Characterization of the composites
The CF-PEI composites containing plain, twill and satin 4H weave of CF (55 vol. % and 65 wt. %) and designated as P, T and S, respectively were characterized for various properties as per standards (Table 2). Their composition was determined using Soxhlett apparatus and dichloromethane as solvent by boiling for 36 h at 40 C.
Table 2: Details of the composition and properties of fabricated composites
Density(kg/m3) (ASTM D 792)
Tensile strength (MPa) ASTM 6
Tensile modulus (GPa) ASTM 638
Elongation at break (%) (ASTM 638)
Toughness (MPa) (ASTM 638)
Flexural strength (MPa) (ASTM 790)
Flexural modulus (GPa) (ASTM 790)
Inter laminar shear strength (MPa) (ASTM 2344)
Properties of PEI as per suppliers data.
Adhesive wear studies
In case of sliding against smooth metallic surface generally dominant wear mode is adhesive wear. Studies in multi-pass and dry condition were conducted on a single pin-on-disc machine in which pin of composite slid against rotating disc of mild steel. The details of this machine fabricated specially for studying composites in severe operating conditions are discussed elsewhere . Prior to the experiment, polymer pin (10mmÃ—10mmÃ—34 mm) was slide against a rough disc of mild steel for uniform contact. This disc was then replaced with the experimental disc with Ra values in the range 0.1 0.2Âµm. The fabric in the composite was parallel to the sliding plane and warp fibers were parallel to the sliding direction unless specified.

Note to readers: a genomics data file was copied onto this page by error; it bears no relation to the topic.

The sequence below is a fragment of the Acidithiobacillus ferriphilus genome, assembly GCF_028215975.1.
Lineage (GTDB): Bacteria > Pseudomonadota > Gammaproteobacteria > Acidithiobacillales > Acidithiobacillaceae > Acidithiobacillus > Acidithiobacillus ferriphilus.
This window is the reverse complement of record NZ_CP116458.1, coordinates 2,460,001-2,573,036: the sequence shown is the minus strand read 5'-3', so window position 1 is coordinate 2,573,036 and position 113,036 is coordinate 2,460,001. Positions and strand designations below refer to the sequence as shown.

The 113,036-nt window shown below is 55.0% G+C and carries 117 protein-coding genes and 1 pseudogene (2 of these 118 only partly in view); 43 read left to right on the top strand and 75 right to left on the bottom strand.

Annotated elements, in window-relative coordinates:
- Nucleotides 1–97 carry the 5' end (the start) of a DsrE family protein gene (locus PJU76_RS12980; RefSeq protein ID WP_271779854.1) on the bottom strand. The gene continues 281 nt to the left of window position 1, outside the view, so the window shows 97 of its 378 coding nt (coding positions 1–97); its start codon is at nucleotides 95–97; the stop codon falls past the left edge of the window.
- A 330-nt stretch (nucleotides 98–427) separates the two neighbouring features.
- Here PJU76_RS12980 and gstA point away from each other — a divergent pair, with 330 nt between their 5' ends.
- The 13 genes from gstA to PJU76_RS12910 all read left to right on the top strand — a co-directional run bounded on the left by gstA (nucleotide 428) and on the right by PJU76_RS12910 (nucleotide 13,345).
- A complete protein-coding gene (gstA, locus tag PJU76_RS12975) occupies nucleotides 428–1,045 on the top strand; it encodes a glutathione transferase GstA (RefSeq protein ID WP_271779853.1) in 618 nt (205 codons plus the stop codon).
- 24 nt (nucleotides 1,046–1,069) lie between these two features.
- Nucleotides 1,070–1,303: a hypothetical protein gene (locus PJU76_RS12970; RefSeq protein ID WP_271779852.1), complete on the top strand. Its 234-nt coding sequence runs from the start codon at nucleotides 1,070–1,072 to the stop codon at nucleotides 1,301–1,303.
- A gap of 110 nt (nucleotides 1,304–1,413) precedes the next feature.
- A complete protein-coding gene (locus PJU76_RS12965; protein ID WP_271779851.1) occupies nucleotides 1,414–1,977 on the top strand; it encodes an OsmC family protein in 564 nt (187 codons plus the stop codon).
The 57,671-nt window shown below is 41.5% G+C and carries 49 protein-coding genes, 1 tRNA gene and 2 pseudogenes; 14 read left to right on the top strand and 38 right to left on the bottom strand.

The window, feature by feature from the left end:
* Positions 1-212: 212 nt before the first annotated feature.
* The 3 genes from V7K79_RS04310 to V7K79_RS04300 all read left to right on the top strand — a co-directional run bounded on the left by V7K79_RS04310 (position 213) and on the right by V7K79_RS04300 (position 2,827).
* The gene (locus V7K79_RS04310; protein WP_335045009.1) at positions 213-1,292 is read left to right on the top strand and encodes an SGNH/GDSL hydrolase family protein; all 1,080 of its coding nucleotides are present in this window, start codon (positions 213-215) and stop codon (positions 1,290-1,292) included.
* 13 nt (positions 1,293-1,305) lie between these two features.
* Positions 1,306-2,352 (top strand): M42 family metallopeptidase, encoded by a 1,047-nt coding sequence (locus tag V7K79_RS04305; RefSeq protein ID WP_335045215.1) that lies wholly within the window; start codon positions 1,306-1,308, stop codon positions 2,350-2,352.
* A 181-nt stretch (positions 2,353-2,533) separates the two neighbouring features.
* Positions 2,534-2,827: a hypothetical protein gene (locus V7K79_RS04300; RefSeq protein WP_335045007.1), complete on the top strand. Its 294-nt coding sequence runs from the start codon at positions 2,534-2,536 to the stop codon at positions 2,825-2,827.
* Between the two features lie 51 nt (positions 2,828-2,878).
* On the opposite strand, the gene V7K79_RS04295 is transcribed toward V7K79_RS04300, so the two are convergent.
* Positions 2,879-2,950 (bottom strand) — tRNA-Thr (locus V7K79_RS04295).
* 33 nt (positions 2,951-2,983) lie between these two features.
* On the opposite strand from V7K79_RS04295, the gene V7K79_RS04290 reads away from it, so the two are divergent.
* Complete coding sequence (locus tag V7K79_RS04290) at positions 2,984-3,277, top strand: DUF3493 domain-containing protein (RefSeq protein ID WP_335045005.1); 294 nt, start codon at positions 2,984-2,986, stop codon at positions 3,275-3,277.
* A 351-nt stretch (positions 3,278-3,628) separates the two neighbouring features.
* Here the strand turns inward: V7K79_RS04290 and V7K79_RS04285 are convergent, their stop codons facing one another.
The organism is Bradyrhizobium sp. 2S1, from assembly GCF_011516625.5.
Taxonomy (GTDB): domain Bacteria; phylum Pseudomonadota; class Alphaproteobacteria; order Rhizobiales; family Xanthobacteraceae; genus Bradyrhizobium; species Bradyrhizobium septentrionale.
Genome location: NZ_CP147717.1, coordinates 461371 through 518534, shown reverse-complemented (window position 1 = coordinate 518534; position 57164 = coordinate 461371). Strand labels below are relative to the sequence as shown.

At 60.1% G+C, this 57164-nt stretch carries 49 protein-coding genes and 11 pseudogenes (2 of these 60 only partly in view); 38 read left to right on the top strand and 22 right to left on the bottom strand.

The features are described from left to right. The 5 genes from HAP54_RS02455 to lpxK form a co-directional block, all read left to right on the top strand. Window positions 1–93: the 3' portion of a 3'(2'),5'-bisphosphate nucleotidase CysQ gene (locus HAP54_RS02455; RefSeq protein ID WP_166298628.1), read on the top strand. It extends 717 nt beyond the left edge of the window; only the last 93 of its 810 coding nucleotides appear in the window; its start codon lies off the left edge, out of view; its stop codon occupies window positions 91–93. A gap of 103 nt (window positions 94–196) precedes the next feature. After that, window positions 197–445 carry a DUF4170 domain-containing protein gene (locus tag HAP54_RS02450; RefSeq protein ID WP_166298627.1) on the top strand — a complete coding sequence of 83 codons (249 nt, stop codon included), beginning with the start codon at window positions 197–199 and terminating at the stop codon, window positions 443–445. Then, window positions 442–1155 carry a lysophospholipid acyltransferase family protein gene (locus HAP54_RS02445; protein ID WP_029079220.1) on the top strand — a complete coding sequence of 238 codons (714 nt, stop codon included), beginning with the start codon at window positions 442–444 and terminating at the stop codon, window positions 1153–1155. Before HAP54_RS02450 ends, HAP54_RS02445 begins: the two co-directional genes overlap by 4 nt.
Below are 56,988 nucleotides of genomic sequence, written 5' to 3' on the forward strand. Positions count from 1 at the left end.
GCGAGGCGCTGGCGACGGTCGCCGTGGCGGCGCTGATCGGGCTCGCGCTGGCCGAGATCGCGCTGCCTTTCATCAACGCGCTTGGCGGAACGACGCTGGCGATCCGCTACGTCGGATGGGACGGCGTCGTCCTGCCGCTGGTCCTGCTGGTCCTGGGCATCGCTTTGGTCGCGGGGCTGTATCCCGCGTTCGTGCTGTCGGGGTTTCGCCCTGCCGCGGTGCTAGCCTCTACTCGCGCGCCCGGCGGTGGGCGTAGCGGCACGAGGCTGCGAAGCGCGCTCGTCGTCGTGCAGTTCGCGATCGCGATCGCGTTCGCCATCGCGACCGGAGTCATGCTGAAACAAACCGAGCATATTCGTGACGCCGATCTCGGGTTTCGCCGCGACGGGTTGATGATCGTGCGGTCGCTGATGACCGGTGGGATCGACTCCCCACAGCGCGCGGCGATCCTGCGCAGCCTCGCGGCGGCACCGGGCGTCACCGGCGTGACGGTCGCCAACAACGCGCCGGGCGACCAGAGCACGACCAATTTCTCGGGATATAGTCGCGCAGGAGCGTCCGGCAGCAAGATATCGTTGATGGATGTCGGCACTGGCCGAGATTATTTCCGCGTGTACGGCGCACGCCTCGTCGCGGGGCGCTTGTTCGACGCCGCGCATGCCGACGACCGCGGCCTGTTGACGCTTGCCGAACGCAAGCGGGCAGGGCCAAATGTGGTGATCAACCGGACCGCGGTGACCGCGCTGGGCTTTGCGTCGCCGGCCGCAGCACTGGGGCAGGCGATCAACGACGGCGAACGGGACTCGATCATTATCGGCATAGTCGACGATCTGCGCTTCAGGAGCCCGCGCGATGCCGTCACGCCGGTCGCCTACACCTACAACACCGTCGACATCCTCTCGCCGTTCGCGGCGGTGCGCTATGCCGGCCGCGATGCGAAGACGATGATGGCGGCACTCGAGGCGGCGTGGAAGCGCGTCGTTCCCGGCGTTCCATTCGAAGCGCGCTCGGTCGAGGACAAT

The specific wear rate was calculated using the equation,
K0 (m3/Nm) = m/Ld
where m is the weight loss in kg, the density in kg/m3, L
the load in N and d the sliding distance in m.The operating
parameters were: velocity, 1 m/s and variable load (150, 170,
190 N); sliding time, 2 h and sliding distance, 7.3 km.
by peeling off or pulling out of fibrous debris) that increases